Baloths have thick, leathery skin to protect them from other predators and dangerous prey. They sport bony horns, spines, and plates that generally cover their faces and spines. Different species have different configurations.

Aggressive Flora

Nature’s Claim

The lush continents on Zendikar feature trees that grow thousands of feet tall, but they are regarded as safe havens. Most plant life on Zendikar is just as dangerous as the animal life. Carnivorous snappers lash out at passersby, when they’re not crawling along the ground to hunt. Many plants excrete sticky sap that snares victims. Climbing a vine may result in untimely constriction. Zendikar is a plane where danger lurks in literally every crevice and nook you can find.

Living Hedrons

Runed Servitor

Surely one of the strangest forms of life are the living hedrons that scrabble around Zendikar. Their origins are unknown. Were they forged by Ugin 6000 years ago for some role in the containment matrix? Were they built by Nahiri at some point after the initial trapping? Were they animated by the Zendikari eons after the world had forgotten what the hedrons were? Were they fundamentally changed by the Eldrazi and morphed into minions? We may find out soon now that Ugin has been resurrected. Until then, the living hedrons are a total mystery.

Biodiversity

For the variety of life on Zendikar, one theme ties them all together: danger. Zendikar is a savage world where kill-or-be-killed is universal law. As a result, the life on this plane has evolved to be lethally aggressive and ruggedly resilient. The plane itself is even alive, upheaving permanence with the Roil. Now that the Eldrazi have been released, they have a formidable opponent in Zendikar and those that call it home.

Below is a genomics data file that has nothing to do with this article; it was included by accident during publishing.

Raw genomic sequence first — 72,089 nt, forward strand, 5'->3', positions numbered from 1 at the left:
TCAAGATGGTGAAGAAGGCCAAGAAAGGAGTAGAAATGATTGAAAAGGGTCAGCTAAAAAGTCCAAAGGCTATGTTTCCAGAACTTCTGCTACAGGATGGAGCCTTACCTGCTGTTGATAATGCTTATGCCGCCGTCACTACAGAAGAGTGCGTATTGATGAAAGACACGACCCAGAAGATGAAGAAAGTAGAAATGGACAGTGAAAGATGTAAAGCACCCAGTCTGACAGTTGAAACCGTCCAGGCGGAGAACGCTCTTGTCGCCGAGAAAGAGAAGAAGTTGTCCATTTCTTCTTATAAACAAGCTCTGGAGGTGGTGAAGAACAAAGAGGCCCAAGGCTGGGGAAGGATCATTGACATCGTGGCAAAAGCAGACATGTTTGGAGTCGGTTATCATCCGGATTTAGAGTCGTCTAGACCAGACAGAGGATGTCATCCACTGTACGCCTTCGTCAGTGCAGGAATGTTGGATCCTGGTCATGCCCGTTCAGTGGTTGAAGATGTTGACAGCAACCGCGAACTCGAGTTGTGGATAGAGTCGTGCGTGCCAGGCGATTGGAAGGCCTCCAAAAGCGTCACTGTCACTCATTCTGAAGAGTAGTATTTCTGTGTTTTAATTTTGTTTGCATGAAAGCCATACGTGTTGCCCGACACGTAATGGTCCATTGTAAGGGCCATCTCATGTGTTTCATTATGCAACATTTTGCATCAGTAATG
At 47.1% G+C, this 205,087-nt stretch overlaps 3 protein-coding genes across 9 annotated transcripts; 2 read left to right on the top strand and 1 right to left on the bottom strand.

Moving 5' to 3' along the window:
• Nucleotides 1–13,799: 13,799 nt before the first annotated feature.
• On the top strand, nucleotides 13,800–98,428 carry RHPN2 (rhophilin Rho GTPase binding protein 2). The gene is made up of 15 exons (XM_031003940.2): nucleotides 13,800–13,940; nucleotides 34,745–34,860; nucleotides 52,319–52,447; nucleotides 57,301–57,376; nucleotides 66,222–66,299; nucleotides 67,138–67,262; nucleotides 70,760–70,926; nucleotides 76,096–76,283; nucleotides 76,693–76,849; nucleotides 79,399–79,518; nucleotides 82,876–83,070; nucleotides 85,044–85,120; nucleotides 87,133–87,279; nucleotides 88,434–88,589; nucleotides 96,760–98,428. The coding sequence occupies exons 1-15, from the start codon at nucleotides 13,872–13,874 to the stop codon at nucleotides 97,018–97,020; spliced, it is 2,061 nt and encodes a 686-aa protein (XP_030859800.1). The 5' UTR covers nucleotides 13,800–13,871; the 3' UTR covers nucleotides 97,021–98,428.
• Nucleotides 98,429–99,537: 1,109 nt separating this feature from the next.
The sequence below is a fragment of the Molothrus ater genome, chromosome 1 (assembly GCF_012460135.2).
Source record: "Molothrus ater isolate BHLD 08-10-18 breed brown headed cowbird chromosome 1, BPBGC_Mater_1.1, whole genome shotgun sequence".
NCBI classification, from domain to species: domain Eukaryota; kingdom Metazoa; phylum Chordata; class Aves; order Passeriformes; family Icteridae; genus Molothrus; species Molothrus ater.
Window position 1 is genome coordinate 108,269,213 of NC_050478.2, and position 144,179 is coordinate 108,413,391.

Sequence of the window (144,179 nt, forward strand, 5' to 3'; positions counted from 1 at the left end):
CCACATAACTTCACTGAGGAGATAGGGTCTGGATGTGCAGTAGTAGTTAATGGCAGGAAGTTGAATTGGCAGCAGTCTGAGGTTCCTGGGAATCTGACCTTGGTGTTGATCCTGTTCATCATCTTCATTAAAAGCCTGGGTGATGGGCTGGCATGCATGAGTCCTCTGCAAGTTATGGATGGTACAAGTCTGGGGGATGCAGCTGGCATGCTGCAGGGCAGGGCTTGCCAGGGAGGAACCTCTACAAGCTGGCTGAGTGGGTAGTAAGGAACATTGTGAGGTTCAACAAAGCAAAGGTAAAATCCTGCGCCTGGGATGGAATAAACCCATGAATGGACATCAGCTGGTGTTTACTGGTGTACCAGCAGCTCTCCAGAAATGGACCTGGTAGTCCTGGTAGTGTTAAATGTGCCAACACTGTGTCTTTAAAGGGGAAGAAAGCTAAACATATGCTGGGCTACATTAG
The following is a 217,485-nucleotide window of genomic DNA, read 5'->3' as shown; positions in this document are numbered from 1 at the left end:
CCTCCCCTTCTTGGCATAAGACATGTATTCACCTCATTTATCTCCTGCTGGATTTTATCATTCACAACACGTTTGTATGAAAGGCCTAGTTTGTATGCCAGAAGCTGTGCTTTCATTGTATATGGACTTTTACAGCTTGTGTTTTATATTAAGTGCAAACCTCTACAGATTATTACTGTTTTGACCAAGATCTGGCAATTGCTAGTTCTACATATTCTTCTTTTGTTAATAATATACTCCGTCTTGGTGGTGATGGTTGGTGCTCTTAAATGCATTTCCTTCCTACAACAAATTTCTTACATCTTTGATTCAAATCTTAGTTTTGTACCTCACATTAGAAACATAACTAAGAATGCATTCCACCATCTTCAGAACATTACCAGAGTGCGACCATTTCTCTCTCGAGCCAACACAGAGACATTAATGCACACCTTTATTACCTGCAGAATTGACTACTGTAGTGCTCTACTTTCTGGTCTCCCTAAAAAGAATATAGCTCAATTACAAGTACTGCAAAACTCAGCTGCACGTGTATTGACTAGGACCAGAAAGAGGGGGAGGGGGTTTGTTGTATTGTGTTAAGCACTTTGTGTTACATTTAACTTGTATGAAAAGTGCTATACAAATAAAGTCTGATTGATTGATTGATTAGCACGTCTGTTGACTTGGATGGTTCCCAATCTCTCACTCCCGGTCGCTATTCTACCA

Until next time, planeswalkers, just stay away from Zendikar if you value your life.

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A Collembolan with Charisma Coming out of its…Everywhere!

Whenever I am out in the bush I’m always excited to come across an Acanthanura springtail. I have a feeling this might be true of most people who appreciate nature and wander about in the forests of southeastern Australia - at least those that do it with their eyes open to the Many Little Things!

Most springtails are not as effusively blessed with the combination of size, colour and ‘armature’ of Acanthanura and their relatives, although if you do look up close at even some of the small species, they are pretty amazing. Now, consider they occur at huge densities (thousands or tens of thousands per metre square) making them one of the most abundant animal types on the planet. After mites.

Acanthanura belongs to the neanurid subfamily Uchidanurinae. This subfamily  has representatives in Australia, New Zealand, New Caledonia, Micronesia and southeast Asia - all of them large, for springtails, some reaching over 10 mm long, and many of them gorgeous. Acanthanura itself is reasonably common in and under rotting wood in wet forest habitats in southeastern Australia and Tasmania and many be found openly foraging during the daytime. The images here, all of the same undescribed (but known) species, show an individual actively searching habitat on a green, bryophyte covered log, and a specimen from inside a rotten log, covered in jewel-like water condensation droplets.

How is it possible that something so conspicuous and charismatic in its group remains undescribed? Well…that is the way of the small things. Everybody wants to work on the big stuff so we continue to know much less about, to paraphrase E.O. Wilson, the Many Little Things that run the world.